In 1948 when Carl Brashear began his military career and most significant his individual acts of courage in the face of segregation, there was no Executive Order for military desegregation. Once that order was issued it would be another 5 years to be implemented.

Brashear helped prove that integration in the armed forces could work and work well. In WWII there were few integrated units. By the Korean War, just five years later, 90% of military units were integrated. A quarter of the troops in the Gulf War were black.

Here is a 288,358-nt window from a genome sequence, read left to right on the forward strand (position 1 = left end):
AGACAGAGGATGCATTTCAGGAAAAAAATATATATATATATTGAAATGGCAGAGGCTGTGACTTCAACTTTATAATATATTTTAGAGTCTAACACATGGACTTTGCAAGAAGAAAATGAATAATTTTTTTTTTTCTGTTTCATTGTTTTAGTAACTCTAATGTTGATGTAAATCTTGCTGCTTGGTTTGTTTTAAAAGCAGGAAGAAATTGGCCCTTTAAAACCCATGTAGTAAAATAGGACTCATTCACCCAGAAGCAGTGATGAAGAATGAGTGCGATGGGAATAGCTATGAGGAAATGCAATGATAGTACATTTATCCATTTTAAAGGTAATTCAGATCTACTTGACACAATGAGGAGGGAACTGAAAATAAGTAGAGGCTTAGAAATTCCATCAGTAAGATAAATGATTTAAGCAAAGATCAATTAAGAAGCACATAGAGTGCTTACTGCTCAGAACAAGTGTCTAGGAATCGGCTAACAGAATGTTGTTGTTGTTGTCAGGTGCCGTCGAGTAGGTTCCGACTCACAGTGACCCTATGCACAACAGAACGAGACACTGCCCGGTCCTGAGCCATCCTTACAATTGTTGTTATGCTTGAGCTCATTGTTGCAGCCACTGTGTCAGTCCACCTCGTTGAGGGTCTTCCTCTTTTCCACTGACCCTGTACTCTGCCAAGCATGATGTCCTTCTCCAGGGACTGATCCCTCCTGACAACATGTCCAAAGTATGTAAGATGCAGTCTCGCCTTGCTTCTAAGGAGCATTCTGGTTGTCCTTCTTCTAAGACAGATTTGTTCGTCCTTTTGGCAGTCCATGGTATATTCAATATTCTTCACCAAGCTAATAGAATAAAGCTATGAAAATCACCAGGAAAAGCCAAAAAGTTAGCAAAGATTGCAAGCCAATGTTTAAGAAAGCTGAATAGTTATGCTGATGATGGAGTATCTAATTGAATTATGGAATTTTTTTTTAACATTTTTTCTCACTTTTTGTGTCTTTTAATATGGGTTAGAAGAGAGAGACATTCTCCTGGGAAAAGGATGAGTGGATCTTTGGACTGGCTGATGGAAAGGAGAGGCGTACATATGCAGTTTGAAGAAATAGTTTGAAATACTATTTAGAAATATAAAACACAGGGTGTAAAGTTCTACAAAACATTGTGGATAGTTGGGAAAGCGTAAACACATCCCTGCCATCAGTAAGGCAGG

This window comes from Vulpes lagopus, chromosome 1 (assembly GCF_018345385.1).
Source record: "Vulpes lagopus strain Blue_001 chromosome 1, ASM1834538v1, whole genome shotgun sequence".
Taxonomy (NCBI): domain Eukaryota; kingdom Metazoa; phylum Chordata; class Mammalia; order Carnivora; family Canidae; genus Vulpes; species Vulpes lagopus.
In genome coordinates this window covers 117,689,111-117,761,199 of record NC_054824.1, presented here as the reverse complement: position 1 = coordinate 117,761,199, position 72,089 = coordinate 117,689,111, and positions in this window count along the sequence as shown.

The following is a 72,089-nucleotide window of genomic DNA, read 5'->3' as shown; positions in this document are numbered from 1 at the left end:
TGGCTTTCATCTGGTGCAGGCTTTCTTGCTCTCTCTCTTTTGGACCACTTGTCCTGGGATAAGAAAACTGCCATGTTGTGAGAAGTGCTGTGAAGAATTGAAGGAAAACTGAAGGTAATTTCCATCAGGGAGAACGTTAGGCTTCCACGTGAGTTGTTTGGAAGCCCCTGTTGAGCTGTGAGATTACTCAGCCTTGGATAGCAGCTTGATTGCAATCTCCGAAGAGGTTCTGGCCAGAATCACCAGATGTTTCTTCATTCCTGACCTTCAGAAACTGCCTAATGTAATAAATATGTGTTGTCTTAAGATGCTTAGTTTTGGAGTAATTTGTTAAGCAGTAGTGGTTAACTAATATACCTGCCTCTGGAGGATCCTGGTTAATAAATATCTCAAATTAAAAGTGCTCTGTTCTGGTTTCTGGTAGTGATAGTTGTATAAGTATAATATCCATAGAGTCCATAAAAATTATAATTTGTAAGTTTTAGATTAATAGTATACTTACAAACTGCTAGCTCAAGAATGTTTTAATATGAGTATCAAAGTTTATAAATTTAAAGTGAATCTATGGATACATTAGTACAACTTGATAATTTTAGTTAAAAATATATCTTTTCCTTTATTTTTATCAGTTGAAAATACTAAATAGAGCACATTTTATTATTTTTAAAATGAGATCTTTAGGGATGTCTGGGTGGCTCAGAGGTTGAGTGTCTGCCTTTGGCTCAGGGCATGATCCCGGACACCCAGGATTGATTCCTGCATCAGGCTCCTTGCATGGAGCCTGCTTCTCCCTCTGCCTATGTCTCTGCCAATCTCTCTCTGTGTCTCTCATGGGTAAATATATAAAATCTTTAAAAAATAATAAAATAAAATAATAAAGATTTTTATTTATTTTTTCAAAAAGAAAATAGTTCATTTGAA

It is significant to note that from 1948 when Brashear enlisted there was not a Civil Rights Act until 1964. That was 16 years of fighting an uphill battle of racism. Brashear’s disability is representative of what the American’s Disability Act stands for: all people have the right to prove themselves and have a job regardless of their race, creed, color, or disability.